Did you miss the rest of the series?

Part 1 Intro to the Cost Capability Matrix
Part 2 | Assessing the Cost-Capability Tradeoff, Quadrant 1 – Consumables
Part 3 | Navigating the Cutting Edge: Investing in Specialized Innovation, Quadrant 2 – White Elephants

Insights into High Value   

Quadrant 3 represents the commercial sweet spot spanning novel yet increasingly standardized capabilities with expanding mainstream utility. For budget-conscious leaders seeking maximum capability per dollar spent, Quadrant 3 offers optimal bang for the buck – modernized solutions squeezing every bit of value from investments by bridging customizability and economies of scale. 

Whether pursuing technology upgrades or new solution procurement, targeting innovations sliding down adoption curves unlocks the best of both worlds – substantial capability advancement at palatable price points minimized through commodification. Building in customizability broadens the applicability of the system to wider use cases to extract full utility from existing investments. 

Moreover, commoditizing innovations through flexibility and customization provides organizational agility to tailor solutions perfectly with specific requirements. The savings accrued from maximizing adoption lifetime value frees up funds for additional capability enhancements or innovation investments in the future – and creates dynamic advancement built on firm fiscal foundations.  

By proactively targeting solutions transitioning from early niche audiences to mainstream viability, leaders avoid overspending on exotic innovations while sidestepping stagnant antiquation. Instead, real material progress emerges as prudent investments harness commodification’s compounding savings and flexibility dividends to scale organizational capabilities over time systematically. 

The key insight for leaders lies in evaluating emergent capabilities by the trajectory and velocity of their value rather than technical specifications alone. Prioritizing innovations reaching the knee of hockey stick adoption curves allows tapping into explosive demand built on proven multi-context utility. 

With appetites for sophisticated new functionalities balanced against moderate risk tolerances, early adopters validate solutions demonstrating burgeoning market viability. Take smartphones transitioning from luxury to essential, streaming proliferating beyond early niche followers, and solar energy expanding from eco-enthusiasts to cost-conscious households. In each case, engineering and positioning transformed exotic innovations into flexible mass-market commodities traded on improving price-performance ratios.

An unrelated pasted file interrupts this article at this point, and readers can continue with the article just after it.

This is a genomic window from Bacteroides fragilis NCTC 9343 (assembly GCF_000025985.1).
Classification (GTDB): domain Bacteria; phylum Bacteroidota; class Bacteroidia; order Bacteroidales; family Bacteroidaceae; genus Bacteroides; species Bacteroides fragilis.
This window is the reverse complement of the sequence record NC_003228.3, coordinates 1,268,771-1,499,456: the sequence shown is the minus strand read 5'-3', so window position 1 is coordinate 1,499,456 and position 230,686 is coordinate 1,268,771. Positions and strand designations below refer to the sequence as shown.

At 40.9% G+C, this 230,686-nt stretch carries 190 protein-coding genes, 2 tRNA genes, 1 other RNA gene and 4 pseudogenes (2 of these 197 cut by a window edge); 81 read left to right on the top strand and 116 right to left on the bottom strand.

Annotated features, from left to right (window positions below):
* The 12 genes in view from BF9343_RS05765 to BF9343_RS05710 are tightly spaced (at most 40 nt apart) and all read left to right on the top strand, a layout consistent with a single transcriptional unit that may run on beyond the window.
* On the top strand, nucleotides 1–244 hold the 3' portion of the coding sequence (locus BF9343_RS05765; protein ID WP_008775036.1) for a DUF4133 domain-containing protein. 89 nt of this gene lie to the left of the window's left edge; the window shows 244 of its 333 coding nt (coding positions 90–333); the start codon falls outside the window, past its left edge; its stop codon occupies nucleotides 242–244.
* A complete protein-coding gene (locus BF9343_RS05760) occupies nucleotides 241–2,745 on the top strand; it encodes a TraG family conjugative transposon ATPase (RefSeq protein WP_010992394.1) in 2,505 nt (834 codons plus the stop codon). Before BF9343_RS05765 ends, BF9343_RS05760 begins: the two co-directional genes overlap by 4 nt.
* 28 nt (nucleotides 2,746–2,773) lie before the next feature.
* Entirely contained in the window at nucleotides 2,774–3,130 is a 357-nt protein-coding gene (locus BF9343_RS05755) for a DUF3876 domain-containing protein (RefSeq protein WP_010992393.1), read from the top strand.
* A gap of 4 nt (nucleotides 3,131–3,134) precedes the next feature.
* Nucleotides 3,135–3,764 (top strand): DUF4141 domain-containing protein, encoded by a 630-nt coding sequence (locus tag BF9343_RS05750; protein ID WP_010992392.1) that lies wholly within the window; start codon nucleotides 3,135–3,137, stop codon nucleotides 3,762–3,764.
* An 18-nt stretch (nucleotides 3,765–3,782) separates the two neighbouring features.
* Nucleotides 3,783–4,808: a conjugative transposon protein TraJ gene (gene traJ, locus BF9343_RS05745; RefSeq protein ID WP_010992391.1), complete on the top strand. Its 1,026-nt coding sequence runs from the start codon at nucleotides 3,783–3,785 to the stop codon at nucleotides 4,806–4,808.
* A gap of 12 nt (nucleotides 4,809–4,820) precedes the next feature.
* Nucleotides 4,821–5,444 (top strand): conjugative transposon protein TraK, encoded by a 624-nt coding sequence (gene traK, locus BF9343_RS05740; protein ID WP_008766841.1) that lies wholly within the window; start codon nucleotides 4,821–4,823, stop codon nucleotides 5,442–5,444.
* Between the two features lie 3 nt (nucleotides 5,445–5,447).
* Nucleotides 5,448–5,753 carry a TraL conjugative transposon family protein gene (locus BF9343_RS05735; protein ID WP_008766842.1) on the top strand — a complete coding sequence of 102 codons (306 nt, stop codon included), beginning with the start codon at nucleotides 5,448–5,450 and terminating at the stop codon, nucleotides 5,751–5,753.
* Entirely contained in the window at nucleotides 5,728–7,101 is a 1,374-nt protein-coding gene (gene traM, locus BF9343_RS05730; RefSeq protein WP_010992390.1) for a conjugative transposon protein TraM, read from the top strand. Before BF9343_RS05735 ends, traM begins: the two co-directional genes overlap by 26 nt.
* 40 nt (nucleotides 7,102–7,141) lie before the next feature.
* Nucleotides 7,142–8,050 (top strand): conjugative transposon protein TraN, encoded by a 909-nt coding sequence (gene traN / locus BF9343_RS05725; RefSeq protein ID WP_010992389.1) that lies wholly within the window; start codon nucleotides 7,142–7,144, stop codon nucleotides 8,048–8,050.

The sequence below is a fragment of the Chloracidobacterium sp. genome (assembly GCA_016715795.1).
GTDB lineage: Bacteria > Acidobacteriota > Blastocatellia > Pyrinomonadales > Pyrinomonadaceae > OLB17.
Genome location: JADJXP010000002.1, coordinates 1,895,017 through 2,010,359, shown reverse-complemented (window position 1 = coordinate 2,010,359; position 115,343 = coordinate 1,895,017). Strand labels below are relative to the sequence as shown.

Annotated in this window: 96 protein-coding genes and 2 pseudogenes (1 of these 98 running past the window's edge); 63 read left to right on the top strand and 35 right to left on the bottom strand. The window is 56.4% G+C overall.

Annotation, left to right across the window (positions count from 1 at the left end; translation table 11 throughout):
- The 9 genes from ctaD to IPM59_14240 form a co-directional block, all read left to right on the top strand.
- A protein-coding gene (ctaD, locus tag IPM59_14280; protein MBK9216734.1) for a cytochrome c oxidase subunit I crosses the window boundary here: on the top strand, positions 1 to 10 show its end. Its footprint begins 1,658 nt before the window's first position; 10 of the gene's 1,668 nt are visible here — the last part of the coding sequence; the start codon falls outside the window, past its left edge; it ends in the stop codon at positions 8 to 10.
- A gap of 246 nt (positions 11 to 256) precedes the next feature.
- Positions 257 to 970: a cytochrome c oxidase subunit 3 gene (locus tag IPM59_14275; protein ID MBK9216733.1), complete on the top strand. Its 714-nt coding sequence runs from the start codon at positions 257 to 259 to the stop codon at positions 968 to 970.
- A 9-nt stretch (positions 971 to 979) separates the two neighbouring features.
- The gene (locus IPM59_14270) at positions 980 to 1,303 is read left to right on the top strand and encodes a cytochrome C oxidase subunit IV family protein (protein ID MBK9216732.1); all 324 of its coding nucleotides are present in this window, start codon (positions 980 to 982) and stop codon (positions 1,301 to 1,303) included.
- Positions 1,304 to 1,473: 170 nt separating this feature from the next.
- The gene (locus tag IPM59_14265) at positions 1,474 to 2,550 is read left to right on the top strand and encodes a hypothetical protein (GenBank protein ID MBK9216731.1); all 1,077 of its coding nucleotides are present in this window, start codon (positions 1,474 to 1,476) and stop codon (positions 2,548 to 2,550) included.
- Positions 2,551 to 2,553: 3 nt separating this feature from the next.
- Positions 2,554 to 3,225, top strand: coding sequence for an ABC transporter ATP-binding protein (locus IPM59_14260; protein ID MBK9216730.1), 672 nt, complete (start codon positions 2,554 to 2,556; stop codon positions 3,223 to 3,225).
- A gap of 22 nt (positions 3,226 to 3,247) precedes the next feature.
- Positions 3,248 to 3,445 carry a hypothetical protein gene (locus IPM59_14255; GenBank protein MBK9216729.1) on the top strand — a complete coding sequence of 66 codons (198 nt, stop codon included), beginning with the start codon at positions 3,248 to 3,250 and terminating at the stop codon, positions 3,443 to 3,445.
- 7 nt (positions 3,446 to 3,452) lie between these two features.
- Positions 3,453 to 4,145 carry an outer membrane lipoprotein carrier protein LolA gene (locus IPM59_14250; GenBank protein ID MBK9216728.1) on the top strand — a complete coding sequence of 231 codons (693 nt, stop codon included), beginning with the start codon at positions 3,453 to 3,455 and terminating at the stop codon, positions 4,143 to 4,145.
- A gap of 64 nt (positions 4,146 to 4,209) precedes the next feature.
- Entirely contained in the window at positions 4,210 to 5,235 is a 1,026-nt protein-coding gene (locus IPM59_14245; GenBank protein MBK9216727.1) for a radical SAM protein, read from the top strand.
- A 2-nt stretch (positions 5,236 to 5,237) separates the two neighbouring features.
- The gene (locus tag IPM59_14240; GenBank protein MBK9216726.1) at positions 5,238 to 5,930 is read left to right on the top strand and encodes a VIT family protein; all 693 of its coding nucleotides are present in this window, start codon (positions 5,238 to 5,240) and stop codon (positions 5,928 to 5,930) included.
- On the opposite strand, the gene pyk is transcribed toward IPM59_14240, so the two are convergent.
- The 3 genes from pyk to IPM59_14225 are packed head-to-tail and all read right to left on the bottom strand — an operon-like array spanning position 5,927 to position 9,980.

Practical Application  

Plotting existing capabilities against Quadrant 3 allows leaders to identify emerging innovations ripe for adoption and scale. Analyzing through this lens highlights solutions fit for flexible customization, standardization, and volume deployment – prime targets for maximizing capability bang for the buck. Leaders can assess innovation velocity, utility trajectory, and price elasticity to prioritize commoditizing opportunities on the cusp of explosive hockey stick growth. Comparing organizational solutions against market alternatives re-emphasizes gaps in Anchoring innovation investments to this high-value nexus and fuels aggressive capability advancement at minimizing price points before niche innovations become exclusionary. 

Questions a leader should consider: 

  • Which emerging innovations demonstrate a clear trajectory towards commoditization that we should evaluate for adoption and scaling? 
  • How could we enhance flexibility, configurability, and customizability in our existing solutions to improve applicability across diverse use cases?  
  • Where do opportunities exist to consolidate contracts around standardized capabilities with multiple vendors to improve purchasing power? 
  • How can we leverage volume licensing, bulk pricing, or other economies of scale to reduce costs further as we broaden the deployment of valuable capabilities? 
  • Do our software development, testing, and release cycles allow rapid integration feedback and new features prioritizing user needs as capabilities commoditize?   
  • How frequently are we testing the market for replacement solutions as existing ones transition from differentiation to commoditization? 
  • What risks of disruption do we face if failing to adopt new high-value commodity solutions prior to reaching the scale ceiling with current ones? 
  • Across stakeholders benefiting from common, scalable capabilities, are governance and funding properly aligned to share responsibility and cost savings? 

Proactively asking these questions focuses technology investments on the dynamic high-value center of the market. This prevents leaving money on the table during invaluable windows when tailored adoption at scale is possible before niches become exclusionary or obsolete. 

Rather than chase exotic innovations or settle for antiquation, alignment to Quadrant 3’s mix of customizability and enlarging scale offers attractive middle paths for optimizing capability growth. Leaders realize the best of both worlds – substantial capability advancement at minimizing price points via commodification – for aggressively taking advantage of emerging opportunities. Next, we’ll examine our last quadrant, High Demand/Low-Density Workhorses. 

Part 3 | Navigating the Cutting Edge: Investing in Specialized Innovation, Quadrant 2 – White Elephants 

Progress demands pushing boundaries with pioneering innovations to redefine what’s possible. But not every bleeding-edge capability warrants immediate investment. At least not before evaluating the cost and performance viability for widespread adoption. Still, certain specialized use cases justify the premiums commanded by exclusive emerging technologies. We’re exploring each quadrant in the cost and capability matrix. Let’s take a deeper look into quadrant 2.